The iniitial sentiment in the Allied Nation after the War was one of elation. But this soon changed as a realization of the cost set in with the public, especially the huge numbers of casualties. Anti-war sentiment grew. The "Never again" sentiment became prounounced. One aspect of the growing anti-war sentiment was a declining appreciation of the military. In the wake of the World War I disaster, anti-militarism grew in both Europe and in America. This sentiment was one of the major reasons that Britain and France did not effectively contront the NAZIs. Men like Baldwin and Chamberlain were unwilling to either prepare for War or even fight the war agressively. Even Churchill was very cautious about casualties. Hitler understood better perhaps than anyone in Europe that democratic governments would avoid war so as to avoid casualties. This was a calculation that did not burden him or for that matter Stalin. American attitudes were in part pacifism , but and even stroinger sentiment was a desire to disassociate from Europe which was seen as the source of endless political strife. Pacifism was an elemement in isolationist sentiment in America. The Congress launched a major investigation designed to prove that American arms manufacturers had help involve the United States in the War. It is ironic that the industry that would save Western civilization was during the inter-wars year was being being investigated for disloyalty by Congress. The Committee became known as the Dyes Committee led by Congressman Martin Dyes. After a huge investigation, no evidence was found to justify the charges. Public opinion in America remained staunchly against involvement in World war II until Pearl Harbor. While Socialist inspired pacifism had weakened the Allied response to Hitler, socialist leaders in Germany and occupied countries were targeted by the NAZIs. Some how Hitler and the nationalists managed to shift the war blame from German militarists to the Socialist politicans who signed the peace. Anti-war feeling was strong in Germany after the War, but so was resentment toward the Versailles treaty. The future of Germany would be decided on which of these two sentiments would prevail. The anti-war book and film All Quiet on the Western Front was hugely popular in Germany. At the same time ultra-nationlist poltical parties developed a considerable following, especially after the onset of the Depression. The Socialists warned that Hitler and the NAZIs would bring war. And they were right. Even so, after 6 years of NAZI propaganda, were not enthusiastic as Hitler moved Germany toward war.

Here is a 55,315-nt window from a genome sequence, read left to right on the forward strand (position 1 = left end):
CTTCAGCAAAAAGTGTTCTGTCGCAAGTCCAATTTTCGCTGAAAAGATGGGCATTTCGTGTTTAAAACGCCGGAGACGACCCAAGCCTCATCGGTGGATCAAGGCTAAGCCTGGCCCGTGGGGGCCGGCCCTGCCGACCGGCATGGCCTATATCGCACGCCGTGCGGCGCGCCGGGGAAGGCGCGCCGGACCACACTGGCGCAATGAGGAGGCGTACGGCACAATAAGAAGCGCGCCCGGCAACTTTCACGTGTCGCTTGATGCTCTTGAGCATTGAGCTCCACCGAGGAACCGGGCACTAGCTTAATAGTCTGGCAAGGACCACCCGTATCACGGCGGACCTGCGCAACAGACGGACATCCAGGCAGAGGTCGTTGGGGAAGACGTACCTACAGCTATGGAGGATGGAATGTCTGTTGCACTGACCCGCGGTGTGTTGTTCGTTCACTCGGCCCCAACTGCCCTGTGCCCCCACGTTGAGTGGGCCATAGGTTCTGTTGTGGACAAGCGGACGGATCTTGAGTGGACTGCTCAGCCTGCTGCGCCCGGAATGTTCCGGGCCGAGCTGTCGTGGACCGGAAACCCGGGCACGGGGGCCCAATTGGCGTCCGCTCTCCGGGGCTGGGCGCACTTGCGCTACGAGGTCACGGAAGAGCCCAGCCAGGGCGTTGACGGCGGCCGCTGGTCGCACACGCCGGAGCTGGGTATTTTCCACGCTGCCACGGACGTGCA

The iniitial sentiment in the Allied Nation after the War was one of elation. But this soon changed as a realization of the cost set in with the public, especially the huge numbers of casualties. Anti-war sentiment grew. The "Never again" sentiment became prounounced. One aspect of the growing anti-war sentiment was a declining appreciation of the military. In the wake of the World War I disaster, anti-militarism grew in both Europe and in America. This sentiment was one of the major reasons that Britain and France did not effectively contront the NAZIs. It was pacifism that nearly brought the end of Western Civilizaion, what Primeministr Churchill woyld call 'a ndew dark age'. The movement to prevent another huge blood-letting was a major factor leading to the deaths of perhaps 100 million people in World Wwar II, and the toll would have been much higher had not the Western allies prevailed.
After World War I pacifist ideas became wuide spread in Europe and America. Pacifism was an imoprtant part of socialist ideology. Notably, the most socialist country of all -- the Soviet Union had the world's largest military establishment. Pacifism was alright for ythec capitalist West, but banned in peasrat and workers paraduce. Stalin saw to it that pacifists were relegated to the Gulag. There was no place for pacifism in the Soviet Union, except for propagandists promoting pacifism in other countries. And in Germany, Natiional Socialists purged pacifism from the national ethos. Fascists did the same in Italy, but not as successfully as the NAZIS. Pacifism was especially prounounced in Britain and France and the mnajor imoact was countries encapable of resistinhg a a rearmned Germany. Only the Channel saved Britain. The British Dominions had pacifidst movements, but followed Britsin tonyo the war, albeit totally unprpared. America with a smaller socialist imprint was a little different. Here pacifism was more isoiationist thinking, a conviction to stay out of the next war. That conviction was smashed at Peral Harbor, but thankfully America had begun to prepare. Fortunately for Britain and France, America had more time and space to prepare. Japan before World War II had little pacifist thought and as in Germany, the militarists in the 1930s purged all such thought wuth the Buyshido creed. Nany neutral counties has strong pacifist movements and thought that neurtalism and the League of Nations weiuld guarantee their secturity. Most found that neither was any protection. Theybfiund it impossible as Trotsky warned, wsar found them. They were unable to defend themselves when the totalitarian ppoweers attacked, buth Axis and Soviet. A few neutral countries managed to stay out of the war, butonly because the NAZIs were defeated by countries which armed themselves and waged war.
Siegel, Mona L.
The Moral Disarmament of France: Education, Pacifism, and Patriotism, 1914-1940 (New York: Cambridge University Press, 2005), 317p.
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